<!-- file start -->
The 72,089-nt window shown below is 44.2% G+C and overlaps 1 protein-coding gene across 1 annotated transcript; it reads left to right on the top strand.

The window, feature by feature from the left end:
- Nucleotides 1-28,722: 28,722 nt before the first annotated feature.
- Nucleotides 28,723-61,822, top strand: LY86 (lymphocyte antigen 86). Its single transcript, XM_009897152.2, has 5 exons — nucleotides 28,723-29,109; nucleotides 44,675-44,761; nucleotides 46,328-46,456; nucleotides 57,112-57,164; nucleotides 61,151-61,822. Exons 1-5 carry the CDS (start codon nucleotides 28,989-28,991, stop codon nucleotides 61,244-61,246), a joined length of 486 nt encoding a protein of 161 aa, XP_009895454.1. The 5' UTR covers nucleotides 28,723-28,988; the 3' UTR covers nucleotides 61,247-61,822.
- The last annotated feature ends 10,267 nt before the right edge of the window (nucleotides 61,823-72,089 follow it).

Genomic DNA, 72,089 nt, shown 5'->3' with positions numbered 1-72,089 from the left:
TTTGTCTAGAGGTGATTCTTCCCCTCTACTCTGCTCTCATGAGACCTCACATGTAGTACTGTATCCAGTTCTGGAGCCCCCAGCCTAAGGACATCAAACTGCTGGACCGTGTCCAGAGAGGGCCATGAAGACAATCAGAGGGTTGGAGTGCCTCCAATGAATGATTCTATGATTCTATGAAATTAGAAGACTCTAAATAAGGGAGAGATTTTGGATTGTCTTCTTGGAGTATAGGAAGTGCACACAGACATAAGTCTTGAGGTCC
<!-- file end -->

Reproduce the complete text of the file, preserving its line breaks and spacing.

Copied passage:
The 72,089-nt window shown below is 44.2% G+C and overlaps 1 protein-coding gene across 1 annotated transcript; it reads left to right on the top strand.

The window, feature by feature from the left end:
- Nucleotides 1-28,722: 28,722 nt before the first annotated feature.
- Nucleotides 28,723-61,822, top strand: LY86 (lymphocyte antigen 86). Its single transcript, XM_009897152.2, has 5 exons — nucleotides 28,723-29,109; nucleotides 44,675-44,761; nucleotides 46,328-46,456; nucleotides 57,112-57,164; nucleotides 61,151-61,822. Exons 1-5 carry the CDS (start codon nucleotides 28,989-28,991, stop codon nucleotides 61,244-61,246), a joined length of 486 nt encoding a protein of 161 aa, XP_009895454.1. The 5' UTR covers nucleotides 28,723-28,988; the 3' UTR covers nucleotides 61,247-61,822.
- The last annotated feature ends 10,267 nt before the right edge of the window (nucleotides 61,823-72,089 follow it).

Genomic DNA, 72,089 nt, shown 5'->3' with positions numbered 1-72,089 from the left:
TTTGTCTAGAGGTGATTCTTCCCCTCTACTCTGCTCTCATGAGACCTCACATGTAGTACTGTATCCAGTTCTGGAGCCCCCAGCCTAAGGACATCAAACTGCTGGACCGTGTCCAGAGAGGGCCATGAAGACAATCAGAGGGTTGGAGTGCCTCCAATGAATGATTCTATGATTCTATGAAATTAGAAGACTCTAAATAAGGGAGAGATTTTGGATTGTCTTCTTGGAGTATAGGAAGTGCACACAGACATAAGTCTTGAGGTCC